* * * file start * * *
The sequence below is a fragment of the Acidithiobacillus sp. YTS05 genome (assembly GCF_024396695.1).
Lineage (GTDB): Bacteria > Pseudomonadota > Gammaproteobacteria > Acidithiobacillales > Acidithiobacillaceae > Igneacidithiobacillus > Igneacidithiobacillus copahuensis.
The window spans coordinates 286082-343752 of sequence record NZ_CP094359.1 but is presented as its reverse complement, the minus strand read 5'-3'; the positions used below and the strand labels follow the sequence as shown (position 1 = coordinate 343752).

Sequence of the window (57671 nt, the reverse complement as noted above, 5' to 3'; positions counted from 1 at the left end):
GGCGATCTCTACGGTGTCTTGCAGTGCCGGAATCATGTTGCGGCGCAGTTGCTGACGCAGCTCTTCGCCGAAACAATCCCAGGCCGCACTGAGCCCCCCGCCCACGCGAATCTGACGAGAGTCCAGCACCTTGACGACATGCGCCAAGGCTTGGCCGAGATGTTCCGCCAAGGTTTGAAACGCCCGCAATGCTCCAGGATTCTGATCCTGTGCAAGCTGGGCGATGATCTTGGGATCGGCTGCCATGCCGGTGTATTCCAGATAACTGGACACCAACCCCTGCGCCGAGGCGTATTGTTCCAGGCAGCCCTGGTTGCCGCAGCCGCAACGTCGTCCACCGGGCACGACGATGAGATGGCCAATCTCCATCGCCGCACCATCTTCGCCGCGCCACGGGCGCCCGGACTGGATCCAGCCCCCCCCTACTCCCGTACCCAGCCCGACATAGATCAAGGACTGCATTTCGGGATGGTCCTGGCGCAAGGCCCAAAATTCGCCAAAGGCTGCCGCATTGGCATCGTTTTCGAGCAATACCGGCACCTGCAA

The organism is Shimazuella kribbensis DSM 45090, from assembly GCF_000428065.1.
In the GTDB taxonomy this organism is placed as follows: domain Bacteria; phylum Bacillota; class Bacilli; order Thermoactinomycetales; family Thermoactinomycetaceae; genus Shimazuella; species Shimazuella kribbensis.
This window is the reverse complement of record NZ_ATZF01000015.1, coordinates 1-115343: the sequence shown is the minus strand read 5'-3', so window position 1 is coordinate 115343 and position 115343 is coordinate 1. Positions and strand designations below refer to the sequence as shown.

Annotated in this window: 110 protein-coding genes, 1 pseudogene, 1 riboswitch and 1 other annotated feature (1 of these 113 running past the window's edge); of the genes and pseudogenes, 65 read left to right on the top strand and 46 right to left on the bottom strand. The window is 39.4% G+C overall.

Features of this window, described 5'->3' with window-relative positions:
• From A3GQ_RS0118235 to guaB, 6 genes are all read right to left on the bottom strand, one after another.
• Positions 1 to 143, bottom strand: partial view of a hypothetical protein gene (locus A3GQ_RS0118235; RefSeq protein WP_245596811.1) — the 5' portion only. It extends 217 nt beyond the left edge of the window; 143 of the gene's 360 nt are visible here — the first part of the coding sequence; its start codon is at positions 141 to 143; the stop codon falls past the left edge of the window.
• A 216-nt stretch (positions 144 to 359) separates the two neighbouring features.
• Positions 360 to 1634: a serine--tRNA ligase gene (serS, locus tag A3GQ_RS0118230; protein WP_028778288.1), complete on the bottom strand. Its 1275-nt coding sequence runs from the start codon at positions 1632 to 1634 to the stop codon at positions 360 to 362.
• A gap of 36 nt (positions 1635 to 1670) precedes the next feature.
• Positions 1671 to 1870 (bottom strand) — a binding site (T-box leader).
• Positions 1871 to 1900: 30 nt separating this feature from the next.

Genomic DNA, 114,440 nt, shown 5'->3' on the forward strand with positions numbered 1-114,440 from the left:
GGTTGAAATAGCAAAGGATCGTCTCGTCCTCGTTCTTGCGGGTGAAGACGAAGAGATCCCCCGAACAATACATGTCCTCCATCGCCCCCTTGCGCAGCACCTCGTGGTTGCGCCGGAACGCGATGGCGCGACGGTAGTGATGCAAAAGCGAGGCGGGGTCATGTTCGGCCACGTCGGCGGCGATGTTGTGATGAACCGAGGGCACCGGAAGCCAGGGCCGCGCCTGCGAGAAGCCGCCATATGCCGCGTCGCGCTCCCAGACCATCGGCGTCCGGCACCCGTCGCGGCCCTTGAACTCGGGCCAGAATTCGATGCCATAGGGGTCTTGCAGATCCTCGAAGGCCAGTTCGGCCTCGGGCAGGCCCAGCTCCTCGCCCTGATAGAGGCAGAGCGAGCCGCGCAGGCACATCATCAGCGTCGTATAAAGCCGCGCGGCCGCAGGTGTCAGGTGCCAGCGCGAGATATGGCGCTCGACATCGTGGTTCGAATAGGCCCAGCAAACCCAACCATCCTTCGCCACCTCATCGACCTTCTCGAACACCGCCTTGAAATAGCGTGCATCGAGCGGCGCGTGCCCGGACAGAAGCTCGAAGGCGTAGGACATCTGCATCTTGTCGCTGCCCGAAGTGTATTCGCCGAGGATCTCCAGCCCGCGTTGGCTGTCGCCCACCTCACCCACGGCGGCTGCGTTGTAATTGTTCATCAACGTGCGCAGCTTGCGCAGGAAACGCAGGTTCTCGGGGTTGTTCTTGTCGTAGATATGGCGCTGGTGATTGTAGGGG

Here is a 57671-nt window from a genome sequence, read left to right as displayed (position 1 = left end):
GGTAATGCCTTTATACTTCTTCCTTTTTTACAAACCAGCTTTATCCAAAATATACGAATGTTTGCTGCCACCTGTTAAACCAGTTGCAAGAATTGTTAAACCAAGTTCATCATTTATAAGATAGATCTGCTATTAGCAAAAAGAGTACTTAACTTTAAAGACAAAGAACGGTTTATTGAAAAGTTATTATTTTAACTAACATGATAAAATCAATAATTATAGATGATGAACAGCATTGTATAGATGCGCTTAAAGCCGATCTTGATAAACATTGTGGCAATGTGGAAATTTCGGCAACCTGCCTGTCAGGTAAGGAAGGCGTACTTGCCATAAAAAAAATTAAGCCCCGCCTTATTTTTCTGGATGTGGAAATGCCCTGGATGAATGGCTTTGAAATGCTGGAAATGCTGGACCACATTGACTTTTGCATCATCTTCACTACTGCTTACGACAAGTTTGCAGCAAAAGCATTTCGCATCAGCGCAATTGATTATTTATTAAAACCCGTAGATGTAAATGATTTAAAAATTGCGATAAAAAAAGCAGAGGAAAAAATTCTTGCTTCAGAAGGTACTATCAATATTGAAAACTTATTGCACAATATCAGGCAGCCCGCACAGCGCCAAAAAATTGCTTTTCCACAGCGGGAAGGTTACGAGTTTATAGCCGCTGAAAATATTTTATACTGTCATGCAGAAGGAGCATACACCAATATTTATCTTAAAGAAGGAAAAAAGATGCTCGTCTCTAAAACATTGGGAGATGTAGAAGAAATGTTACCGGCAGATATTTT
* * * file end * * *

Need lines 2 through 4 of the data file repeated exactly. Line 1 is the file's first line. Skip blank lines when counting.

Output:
Lineage (GTDB): Bacteria > Pseudomonadota > Gammaproteobacteria > Acidithiobacillales > Acidithiobacillaceae > Igneacidithiobacillus > Igneacidithiobacillus copahuensis.
The window spans coordinates 286082-343752 of sequence record NZ_CP094359.1 but is presented as its reverse complement, the minus strand read 5'-3'; the positions used below and the strand labels follow the sequence as shown (position 1 = coordinate 343752).

Sequence of the window (57671 nt, the reverse complement as noted above, 5' to 3'; positions counted from 1 at the left end):